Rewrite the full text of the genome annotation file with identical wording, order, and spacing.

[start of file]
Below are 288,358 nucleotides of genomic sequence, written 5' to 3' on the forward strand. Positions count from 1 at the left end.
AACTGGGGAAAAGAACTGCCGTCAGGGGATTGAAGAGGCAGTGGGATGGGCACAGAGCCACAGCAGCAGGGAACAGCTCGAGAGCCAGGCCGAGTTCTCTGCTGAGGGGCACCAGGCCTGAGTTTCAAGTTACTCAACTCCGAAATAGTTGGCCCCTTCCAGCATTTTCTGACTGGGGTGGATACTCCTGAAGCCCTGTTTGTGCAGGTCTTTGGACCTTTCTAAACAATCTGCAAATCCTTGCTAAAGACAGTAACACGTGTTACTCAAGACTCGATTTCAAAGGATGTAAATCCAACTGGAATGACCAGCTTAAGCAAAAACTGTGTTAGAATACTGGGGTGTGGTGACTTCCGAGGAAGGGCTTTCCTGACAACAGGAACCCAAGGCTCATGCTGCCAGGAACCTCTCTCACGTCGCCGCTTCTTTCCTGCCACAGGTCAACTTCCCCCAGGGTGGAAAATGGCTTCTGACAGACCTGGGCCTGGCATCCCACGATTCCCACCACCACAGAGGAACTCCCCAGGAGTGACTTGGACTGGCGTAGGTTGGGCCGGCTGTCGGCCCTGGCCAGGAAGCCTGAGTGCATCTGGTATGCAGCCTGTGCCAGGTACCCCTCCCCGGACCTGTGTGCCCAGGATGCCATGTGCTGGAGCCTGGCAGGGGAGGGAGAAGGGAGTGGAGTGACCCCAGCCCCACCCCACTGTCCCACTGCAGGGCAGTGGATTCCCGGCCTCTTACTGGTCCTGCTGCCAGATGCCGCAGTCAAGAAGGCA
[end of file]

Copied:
Below are 288,358 nucleotides of genomic sequence, written 5' to 3' on the forward strand. Positions count from 1 at the left end.
AACTGGGGAAAAGAACTGCCGTCAGGGGATTGAAGAGGCAGTGGGATGGGCACAGAGCCACAGCAGCAGGGAACAGCTCGAGAGCCAGGCCGAGTTCTCTGCTGAGGGGCACCAGGCCTGAGTTTCAAGTTACTCAACTCCGAAATAGTTGGCCCCTTCCAGCATTTTCTGACTGGGGTGGATACTCCTGAAGCCCTGTTTGTGCAGGTCTTTGGACCTTTCTAAACAATCTGCAAATCCTTGCTAAAGACAGTAACACGTGTTACTCAAGACTCGATTTCAAAGGATGTAAATCCAACTGGAATGACCAGCTTAAGCAAAAACTGTGTTAGAATACTGGGGTGTGGTGACTTCCGAGGAAGGGCTTTCCTGACAACAGGAACCCAAGGCTCATGCTGCCAGGAACCTCTCTCACGTCGCCGCTTCTTTCCTGCCACAGGTCAACTTCCCCCAGGGTGGAAAATGGCTTCTGACAGACCTGGGCCTGGCATCCCACGATTCCCACCACCACAGAGGAACTCCCCAGGAGTGACTTGGACTGGCGTAGGTTGGGCCGGCTGTCGGCCCTGGCCAGGAAGCCTGAGTGCATCTGGTATGCAGCCTGTGCCAGGTACCCCTCCCCGGACCTGTGTGCCCAGGATGCCATGTGCTGGAGCCTGGCAGGGGAGGGAGAAGGGAGTGGAGTGACCCCAGCCCCACCCCACTGTCCCACTGCAGGGCAGTGGATTCCCGGCCTCTTACTGGTCCTGCTGCCAGATGCCGCAGTCAAGAAGGCA